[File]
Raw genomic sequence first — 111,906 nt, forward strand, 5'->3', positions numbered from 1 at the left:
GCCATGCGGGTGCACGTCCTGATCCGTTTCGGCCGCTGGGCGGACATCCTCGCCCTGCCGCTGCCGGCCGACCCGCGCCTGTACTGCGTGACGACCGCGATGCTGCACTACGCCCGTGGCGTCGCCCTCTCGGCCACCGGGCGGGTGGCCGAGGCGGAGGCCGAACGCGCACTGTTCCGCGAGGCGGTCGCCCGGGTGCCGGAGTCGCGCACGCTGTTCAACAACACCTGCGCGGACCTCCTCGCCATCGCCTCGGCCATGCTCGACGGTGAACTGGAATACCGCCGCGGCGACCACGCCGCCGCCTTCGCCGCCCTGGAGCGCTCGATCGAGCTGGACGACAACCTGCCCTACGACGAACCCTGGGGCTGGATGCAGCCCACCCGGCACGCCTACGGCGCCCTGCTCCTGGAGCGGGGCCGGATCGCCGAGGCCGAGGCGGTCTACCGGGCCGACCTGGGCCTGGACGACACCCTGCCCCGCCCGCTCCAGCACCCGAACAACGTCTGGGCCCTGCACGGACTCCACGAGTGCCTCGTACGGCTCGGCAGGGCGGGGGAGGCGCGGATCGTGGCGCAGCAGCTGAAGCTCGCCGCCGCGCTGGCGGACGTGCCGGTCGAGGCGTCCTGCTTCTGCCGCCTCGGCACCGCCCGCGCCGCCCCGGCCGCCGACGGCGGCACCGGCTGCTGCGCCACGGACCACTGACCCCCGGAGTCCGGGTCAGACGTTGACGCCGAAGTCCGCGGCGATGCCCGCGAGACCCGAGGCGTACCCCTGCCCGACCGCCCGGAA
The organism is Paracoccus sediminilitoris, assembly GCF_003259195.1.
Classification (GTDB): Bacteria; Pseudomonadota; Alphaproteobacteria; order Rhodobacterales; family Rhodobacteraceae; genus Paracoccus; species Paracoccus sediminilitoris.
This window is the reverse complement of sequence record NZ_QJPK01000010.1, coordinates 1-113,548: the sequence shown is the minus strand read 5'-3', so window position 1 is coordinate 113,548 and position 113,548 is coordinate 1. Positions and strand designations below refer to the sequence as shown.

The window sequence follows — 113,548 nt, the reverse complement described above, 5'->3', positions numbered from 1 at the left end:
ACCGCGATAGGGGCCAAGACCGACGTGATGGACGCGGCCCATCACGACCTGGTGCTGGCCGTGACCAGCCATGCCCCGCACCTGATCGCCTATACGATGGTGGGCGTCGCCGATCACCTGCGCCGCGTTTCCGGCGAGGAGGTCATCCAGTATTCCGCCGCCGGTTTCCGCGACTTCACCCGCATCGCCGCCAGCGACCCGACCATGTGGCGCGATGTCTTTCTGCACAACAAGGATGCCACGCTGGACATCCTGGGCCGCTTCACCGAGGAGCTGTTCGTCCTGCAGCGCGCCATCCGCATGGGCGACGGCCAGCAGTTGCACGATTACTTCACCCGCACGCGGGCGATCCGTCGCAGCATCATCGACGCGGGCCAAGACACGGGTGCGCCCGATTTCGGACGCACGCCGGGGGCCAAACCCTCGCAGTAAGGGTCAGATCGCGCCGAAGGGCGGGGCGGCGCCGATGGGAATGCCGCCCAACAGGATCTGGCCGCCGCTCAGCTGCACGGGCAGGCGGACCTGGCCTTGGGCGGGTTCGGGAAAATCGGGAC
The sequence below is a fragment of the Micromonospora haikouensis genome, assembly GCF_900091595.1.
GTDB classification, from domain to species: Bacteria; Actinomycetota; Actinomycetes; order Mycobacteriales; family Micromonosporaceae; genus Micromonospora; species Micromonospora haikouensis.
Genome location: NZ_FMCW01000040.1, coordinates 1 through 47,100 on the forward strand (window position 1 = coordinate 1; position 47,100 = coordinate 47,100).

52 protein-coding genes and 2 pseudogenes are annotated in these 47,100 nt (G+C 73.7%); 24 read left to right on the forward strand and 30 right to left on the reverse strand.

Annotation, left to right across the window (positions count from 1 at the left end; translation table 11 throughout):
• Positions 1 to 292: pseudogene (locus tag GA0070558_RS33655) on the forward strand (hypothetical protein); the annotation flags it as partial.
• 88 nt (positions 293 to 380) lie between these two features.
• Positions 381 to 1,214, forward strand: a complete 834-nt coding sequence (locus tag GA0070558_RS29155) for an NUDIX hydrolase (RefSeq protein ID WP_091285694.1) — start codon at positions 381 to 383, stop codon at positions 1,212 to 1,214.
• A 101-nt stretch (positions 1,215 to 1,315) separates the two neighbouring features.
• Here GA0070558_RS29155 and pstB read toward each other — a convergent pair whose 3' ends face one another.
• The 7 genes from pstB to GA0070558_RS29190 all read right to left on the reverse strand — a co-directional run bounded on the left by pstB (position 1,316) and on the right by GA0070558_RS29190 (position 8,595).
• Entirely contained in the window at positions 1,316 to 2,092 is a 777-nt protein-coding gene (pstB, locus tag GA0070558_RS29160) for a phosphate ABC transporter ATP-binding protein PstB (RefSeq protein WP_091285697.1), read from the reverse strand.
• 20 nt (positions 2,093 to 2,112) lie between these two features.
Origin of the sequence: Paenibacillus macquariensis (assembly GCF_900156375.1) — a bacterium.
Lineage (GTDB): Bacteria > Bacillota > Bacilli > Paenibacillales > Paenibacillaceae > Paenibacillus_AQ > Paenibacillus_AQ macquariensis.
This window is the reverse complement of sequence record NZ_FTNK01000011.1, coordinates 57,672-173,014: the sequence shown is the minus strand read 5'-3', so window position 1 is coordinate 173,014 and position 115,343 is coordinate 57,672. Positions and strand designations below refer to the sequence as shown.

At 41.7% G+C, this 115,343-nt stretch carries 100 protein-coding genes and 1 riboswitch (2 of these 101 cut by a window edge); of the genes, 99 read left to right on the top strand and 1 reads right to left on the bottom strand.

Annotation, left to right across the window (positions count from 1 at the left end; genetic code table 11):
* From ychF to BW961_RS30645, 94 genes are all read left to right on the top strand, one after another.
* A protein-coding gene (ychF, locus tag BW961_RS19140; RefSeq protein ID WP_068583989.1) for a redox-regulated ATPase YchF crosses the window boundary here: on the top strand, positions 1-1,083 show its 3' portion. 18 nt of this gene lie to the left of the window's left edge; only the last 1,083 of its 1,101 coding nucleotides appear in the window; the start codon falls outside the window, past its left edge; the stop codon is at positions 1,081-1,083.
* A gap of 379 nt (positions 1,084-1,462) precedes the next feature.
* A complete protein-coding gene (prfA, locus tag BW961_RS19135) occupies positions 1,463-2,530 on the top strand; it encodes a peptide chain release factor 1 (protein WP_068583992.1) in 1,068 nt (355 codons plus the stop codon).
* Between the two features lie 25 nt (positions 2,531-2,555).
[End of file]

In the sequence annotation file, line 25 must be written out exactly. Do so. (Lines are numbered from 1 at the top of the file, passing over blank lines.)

Annotation, left to right across the window (positions count from 1 at the left end; genetic code table 11):